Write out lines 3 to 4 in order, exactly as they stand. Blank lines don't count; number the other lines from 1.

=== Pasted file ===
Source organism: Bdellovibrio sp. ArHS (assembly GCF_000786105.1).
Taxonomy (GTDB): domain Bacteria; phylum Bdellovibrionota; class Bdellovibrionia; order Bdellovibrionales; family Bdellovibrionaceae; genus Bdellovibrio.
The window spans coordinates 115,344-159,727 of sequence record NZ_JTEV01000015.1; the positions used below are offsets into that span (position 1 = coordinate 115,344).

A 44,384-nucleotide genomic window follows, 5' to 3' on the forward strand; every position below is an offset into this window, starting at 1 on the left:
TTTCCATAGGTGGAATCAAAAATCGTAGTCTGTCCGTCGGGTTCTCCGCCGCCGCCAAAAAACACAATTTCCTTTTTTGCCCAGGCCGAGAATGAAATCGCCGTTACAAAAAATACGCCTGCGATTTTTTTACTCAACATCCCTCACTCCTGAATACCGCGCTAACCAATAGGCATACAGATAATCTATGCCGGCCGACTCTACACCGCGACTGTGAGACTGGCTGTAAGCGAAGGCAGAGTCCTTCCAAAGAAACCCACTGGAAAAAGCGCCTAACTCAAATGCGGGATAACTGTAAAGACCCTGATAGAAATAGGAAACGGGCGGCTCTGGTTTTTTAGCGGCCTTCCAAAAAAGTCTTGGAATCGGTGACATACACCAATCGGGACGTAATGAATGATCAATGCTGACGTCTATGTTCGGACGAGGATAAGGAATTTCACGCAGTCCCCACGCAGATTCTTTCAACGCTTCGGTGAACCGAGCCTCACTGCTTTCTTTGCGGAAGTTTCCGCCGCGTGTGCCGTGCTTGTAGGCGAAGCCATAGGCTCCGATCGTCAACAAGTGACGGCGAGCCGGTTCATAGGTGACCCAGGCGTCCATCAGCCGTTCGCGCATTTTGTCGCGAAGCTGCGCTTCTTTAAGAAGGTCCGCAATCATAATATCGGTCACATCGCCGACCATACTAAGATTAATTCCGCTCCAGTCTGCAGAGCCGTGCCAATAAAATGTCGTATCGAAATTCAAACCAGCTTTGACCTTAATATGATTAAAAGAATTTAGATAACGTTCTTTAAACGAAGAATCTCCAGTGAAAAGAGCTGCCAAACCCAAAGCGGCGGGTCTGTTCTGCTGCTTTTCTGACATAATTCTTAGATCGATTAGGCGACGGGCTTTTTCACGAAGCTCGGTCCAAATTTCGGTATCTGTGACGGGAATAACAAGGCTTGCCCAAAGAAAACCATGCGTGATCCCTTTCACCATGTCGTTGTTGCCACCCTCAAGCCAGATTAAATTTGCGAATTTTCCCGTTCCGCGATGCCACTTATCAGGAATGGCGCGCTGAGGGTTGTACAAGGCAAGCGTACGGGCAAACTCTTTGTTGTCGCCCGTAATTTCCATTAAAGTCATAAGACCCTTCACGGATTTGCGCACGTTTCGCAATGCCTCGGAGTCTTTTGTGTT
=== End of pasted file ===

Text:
The window spans coordinates 115,344-159,727 of sequence record NZ_JTEV01000015.1; the positions used below are offsets into that span (position 1 = coordinate 115,344).

A 44,384-nucleotide genomic window follows, 5' to 3' on the forward strand; every position below is an offset into this window, starting at 1 on the left: